Tell us about the Journey & Evolution of Epic Homes.
It began with a Facebook post in 2010, calling for volunteers to build toilets and paint homes for a village in Jawa Kerling (Malaysia). Through this experience and the warm welcome of the village, we found that there was an opportunity to break stereotypes, build bonds and foster relationships between groups that otherwise wouldn’t normally meet but who could create a better, stronger Malaysia together.
In another village we had encountered a dilapidated shack that turned out to be a person’s home. We knew that we didn’t want to just build a home, but wanted to include the family and people in the process. And that’s when EPIC Homes was born. Our mission is to build trust and relationships with marginalised communities in order to create cooperative, resilient and sustainable communities through the act of building homes. We seek to connect people to the communities they are impacting, to learn about their lives, and with that, we seek to work together in understanding the problems and challenges that they face.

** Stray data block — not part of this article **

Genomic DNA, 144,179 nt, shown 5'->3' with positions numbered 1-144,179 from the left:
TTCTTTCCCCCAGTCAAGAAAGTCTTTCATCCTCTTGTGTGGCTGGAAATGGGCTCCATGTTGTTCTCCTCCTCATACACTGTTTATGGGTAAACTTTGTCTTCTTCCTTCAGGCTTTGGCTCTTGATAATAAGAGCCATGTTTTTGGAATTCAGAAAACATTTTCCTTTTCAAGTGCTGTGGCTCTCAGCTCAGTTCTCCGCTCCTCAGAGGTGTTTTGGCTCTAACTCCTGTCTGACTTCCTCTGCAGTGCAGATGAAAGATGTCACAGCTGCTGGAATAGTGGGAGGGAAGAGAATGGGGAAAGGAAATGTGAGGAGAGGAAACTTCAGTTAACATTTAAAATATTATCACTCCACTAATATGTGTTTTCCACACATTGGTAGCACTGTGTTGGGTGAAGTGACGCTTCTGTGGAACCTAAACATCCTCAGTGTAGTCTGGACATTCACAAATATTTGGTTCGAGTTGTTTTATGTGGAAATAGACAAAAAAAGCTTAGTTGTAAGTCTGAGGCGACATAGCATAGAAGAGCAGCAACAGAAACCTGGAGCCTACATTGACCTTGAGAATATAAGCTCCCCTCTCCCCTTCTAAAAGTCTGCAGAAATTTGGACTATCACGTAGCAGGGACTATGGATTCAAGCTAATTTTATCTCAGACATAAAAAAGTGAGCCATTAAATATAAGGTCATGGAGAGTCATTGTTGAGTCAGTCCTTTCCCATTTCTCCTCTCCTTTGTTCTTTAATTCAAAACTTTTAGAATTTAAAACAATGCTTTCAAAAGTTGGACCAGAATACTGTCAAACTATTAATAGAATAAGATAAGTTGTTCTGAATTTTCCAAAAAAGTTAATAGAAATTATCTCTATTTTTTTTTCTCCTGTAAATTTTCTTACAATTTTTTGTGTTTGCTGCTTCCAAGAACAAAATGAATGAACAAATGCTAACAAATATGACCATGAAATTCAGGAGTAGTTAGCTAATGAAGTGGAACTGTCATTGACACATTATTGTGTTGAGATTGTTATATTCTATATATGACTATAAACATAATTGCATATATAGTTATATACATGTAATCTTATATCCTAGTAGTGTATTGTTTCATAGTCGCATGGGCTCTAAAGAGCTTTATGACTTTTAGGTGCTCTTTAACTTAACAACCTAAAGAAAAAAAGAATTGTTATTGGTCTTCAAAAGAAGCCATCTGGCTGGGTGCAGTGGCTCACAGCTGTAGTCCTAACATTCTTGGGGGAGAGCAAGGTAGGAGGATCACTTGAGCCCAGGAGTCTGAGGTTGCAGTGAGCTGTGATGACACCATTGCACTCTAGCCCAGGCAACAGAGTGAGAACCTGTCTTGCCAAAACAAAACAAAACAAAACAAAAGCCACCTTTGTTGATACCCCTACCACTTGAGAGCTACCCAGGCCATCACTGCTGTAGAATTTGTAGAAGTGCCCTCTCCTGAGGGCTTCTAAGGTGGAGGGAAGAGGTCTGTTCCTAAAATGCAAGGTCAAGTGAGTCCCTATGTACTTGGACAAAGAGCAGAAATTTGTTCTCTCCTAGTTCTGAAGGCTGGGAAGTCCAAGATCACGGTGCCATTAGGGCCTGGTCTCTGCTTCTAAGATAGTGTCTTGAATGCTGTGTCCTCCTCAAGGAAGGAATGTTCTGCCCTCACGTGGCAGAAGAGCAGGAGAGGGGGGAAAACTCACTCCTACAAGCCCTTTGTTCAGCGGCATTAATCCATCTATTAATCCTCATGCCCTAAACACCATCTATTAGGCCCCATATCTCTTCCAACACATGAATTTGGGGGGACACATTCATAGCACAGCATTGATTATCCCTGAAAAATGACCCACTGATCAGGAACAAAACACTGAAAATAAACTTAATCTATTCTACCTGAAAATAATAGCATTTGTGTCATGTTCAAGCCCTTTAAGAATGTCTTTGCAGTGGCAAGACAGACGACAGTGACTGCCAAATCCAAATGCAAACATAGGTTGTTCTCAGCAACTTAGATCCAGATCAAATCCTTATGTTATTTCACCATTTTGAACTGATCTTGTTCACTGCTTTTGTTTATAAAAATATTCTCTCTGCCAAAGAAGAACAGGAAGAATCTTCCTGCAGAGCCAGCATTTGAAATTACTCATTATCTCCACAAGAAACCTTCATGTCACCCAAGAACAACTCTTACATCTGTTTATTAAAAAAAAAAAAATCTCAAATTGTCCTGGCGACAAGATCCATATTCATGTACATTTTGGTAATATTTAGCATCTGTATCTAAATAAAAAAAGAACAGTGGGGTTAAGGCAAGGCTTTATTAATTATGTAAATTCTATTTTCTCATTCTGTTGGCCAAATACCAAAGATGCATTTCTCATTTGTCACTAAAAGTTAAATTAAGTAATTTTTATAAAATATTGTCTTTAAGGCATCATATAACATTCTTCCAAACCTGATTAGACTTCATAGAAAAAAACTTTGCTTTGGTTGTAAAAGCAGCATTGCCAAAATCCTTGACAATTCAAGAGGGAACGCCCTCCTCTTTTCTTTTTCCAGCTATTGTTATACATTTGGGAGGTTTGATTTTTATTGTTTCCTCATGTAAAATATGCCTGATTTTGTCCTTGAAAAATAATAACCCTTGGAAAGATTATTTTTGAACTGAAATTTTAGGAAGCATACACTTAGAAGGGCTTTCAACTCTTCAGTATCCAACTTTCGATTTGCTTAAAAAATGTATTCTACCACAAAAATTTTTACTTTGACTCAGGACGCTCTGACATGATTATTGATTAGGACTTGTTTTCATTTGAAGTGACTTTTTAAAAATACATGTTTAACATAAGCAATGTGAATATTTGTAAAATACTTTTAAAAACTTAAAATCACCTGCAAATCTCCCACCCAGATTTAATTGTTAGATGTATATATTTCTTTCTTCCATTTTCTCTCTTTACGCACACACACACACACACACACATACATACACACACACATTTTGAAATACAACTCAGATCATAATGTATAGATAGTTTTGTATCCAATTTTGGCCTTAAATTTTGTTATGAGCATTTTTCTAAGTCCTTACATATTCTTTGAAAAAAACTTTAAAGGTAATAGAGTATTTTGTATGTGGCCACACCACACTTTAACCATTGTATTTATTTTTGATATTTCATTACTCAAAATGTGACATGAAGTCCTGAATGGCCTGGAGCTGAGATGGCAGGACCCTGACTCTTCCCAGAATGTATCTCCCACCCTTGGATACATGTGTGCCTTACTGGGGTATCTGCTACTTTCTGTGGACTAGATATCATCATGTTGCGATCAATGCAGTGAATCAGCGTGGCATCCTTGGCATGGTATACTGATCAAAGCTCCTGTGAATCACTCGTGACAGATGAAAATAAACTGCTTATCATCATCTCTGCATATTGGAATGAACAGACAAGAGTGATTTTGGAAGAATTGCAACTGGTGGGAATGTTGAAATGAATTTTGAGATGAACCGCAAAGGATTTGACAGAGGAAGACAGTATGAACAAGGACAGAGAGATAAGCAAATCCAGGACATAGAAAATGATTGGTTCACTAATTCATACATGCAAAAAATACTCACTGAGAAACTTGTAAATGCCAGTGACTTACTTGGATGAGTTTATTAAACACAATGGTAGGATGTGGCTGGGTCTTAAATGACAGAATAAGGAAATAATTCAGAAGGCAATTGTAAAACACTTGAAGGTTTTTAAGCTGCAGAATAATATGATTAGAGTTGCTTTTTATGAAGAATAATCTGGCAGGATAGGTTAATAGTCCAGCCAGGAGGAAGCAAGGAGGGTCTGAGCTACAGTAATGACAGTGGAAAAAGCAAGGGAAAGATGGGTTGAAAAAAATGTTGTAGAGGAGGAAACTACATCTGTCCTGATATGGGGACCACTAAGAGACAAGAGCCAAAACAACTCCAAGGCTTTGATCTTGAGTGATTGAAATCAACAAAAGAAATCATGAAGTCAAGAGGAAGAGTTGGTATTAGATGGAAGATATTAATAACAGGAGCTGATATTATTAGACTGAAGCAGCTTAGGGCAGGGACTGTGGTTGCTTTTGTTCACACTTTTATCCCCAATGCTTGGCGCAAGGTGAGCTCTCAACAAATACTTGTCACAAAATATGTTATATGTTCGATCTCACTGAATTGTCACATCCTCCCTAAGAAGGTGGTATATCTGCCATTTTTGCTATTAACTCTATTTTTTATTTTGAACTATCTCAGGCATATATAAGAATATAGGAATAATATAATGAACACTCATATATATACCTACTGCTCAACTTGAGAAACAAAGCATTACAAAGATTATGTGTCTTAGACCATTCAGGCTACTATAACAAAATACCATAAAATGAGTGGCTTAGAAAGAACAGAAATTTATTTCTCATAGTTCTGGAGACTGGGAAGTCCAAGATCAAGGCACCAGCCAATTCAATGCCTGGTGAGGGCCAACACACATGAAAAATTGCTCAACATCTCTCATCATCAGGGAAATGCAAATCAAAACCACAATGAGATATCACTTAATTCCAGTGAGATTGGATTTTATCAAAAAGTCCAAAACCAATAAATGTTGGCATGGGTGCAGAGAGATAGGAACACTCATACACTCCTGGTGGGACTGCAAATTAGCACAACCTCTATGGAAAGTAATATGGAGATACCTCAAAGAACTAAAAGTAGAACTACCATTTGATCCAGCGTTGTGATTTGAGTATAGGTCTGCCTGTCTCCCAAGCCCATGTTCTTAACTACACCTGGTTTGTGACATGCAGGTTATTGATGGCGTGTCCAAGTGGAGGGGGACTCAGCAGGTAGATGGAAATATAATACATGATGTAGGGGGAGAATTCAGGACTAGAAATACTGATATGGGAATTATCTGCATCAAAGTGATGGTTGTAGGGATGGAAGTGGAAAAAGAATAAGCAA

Our work revolves around people — bringing forward the strengths of their communities while facilitating opportunities for them to shape the places and spaces around them. We focus on a cross-sectoral and inclusive approach, where volunteers and targeted communities lead and organise projects together. The projects bring together the public and private sector and government to form ecosystem that supports one another. Over 50 organisations have helped to deliver this project due to our social enterprise model of targeting corporate involvement, where groups assist in facilitating home-owner’s build, while undergoing an immersive team-building experience. We raise funds through crowd funding and private corporations who want to sponsor homes as part of their corporate social responsibility or team building activity. We have worked with companies such as Prudence Foundation, General Electric Inc (Malaysia), Tetrapak, PEMANDU (the Prime Minister’s Department for Performance Management & Delivery), the Ministry of Youth & Sports Malaysia, ARUP, Gamuda, Energizer, Real Estate & Housing Developer’s Association amongst others.